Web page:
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Military spokesperson asks newspaper to change photo caption

(FMM/IFEX) - The following is a FMM press release:

FMM regrets Military Spokesperson's Letter to Sudaroli

In a letter dated 25th September 2008, addressed to the Tamil language Sudaroli newspaper, military spokesperson Brigadier Udaya Nanayakakara, writing in the name of and under the official aegis of Military Headquarters, stated that a photo caption in the newspaper "will create tension among the people and confuse the Security Forces who are serving to safeguard the sovereignty of the country."

The photograph in question was of five school children in the besieged Vanni districts cramped in a bunker looking at the sky with anxiety in their eyes. It was first published by the BBC Sinhala website (see photo at http://news.bbc.co.uk/2/hi/in_pictures/7631365.stm ).

FMM is seriously concerned about the fact that the military has taken upon itself the task of interpreting and requesting changes even to photo captions in a newspaper. While FMM is pleased that the newspaper stood by its caption, in the light of recent events which increasingly portend restrictions on freedom of expression in the interests of military morale, and a military establishment that is ominously sensitive to what it perceives as criticism, we regard it as wholly unacceptable that the military spokesperson should feel entitled to request a newspaper to change or withdraw any expression of opinion, photo captions included. This is clearly a violation of press freedom.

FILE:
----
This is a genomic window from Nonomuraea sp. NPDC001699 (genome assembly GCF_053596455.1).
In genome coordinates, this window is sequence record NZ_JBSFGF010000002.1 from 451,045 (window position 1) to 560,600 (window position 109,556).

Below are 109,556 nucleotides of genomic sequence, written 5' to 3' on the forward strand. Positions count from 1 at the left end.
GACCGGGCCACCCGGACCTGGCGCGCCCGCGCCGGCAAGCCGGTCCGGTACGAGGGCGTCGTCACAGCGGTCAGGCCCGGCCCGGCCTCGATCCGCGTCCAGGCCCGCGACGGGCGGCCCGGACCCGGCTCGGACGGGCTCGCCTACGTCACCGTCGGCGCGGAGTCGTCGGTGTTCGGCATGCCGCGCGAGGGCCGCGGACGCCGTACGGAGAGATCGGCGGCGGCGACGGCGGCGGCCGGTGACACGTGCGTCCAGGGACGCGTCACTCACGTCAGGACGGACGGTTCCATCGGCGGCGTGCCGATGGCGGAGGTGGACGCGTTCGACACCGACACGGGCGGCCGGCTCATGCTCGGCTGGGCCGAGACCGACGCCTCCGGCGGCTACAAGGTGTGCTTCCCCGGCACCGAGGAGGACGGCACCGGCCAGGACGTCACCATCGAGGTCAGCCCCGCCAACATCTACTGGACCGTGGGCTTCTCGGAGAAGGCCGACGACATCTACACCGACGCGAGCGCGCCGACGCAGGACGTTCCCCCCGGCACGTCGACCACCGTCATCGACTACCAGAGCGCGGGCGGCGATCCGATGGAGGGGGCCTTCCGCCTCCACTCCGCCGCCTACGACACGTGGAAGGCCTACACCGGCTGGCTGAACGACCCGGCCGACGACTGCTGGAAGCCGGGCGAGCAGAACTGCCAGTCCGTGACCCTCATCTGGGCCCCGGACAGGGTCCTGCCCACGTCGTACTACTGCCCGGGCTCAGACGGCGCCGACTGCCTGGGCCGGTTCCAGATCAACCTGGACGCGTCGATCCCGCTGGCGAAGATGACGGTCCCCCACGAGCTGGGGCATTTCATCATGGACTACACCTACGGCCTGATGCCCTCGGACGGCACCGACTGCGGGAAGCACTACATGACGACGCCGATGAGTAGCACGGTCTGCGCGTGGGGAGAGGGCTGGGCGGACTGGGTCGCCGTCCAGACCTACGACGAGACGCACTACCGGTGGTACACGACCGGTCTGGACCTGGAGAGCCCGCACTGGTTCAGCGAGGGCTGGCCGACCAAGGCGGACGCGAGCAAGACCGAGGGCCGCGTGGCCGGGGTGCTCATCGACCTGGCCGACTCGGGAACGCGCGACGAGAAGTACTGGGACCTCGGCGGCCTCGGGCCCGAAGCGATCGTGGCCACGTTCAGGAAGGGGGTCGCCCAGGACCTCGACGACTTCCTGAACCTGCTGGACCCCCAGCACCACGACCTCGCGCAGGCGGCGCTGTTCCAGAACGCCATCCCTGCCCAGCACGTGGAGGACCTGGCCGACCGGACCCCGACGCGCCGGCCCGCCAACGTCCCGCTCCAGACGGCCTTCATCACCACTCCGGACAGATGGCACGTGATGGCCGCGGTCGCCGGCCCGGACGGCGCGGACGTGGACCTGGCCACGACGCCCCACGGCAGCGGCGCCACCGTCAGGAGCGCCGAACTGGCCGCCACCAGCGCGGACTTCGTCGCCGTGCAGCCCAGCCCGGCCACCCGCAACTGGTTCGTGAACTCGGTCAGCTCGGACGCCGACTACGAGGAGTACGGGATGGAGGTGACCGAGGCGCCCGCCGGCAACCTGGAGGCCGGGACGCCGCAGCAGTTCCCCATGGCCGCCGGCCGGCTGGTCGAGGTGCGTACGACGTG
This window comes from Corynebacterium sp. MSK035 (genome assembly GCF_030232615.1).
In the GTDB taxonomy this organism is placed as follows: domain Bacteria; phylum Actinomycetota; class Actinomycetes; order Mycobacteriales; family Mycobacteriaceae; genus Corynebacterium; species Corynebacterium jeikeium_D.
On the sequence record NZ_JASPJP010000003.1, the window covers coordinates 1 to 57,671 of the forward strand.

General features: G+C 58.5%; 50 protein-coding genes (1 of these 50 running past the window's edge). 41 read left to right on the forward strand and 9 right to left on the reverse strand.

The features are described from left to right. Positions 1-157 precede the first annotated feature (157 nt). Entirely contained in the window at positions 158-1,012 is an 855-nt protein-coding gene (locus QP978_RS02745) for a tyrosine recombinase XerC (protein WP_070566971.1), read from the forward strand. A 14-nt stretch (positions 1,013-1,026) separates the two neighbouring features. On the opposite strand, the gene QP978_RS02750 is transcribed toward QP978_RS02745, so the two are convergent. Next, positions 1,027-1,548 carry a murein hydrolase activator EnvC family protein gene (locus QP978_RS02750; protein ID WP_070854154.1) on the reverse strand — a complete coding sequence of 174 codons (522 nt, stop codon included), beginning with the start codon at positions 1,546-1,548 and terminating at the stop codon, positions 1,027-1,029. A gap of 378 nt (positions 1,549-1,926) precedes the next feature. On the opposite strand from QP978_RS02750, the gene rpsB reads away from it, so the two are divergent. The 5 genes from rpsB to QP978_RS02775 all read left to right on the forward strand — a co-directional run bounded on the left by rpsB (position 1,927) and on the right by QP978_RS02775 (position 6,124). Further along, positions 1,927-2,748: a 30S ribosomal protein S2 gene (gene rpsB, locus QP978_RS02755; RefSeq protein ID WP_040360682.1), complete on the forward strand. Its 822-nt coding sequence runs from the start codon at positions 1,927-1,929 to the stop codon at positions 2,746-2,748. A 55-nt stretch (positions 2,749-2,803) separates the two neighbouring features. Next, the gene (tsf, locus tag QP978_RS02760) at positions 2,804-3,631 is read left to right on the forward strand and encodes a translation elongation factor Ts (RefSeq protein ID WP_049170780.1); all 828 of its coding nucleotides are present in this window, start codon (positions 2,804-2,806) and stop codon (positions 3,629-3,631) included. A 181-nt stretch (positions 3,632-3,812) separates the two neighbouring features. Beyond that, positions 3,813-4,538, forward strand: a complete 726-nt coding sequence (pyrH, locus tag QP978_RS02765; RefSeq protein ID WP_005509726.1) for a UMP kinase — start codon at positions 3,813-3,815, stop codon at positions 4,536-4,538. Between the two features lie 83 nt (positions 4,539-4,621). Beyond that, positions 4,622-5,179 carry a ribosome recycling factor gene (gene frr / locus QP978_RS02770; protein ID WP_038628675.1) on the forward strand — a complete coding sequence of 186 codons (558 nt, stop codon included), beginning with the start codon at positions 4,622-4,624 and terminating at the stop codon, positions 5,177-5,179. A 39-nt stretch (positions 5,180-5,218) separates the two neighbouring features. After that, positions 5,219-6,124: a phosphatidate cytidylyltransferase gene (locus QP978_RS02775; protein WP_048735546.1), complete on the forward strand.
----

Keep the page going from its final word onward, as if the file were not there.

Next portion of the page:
Sudaroli, a Tamil language daily published in Colombo, reproduced the photograph with the caption, "Oh my God, don't drop bombs on us." In his response the military spokesperson says, "This photograph publicizes that Air Force is carrying out attacks on wrong targets and in such a way as to endanger the children [sic]."

It is indisputable that in any war, air raids or long-range artillery attacks on "identified enemy locations" sometimes hit civilian targets and cause death and destruction to civilian life and property. It may not be the intention of the military to cause damage to civilian targets, but we would stress that, intention notwithstanding, the result is the same. The Sudaroli newspaper has every right to take up its own editorial position in respect of both the need for and the manner of prosecution of the war, and indeed to attach a caption of its choice on a photograph, as newspapers everywhere have done before and continue to do.

FMM demands that defence spokespersons respect the freedom of expression of the media and desist from attempting to impose their own interpretations on media content, with the unstated yet menacing expectation that their injunctions will promptly be heeded by the media.

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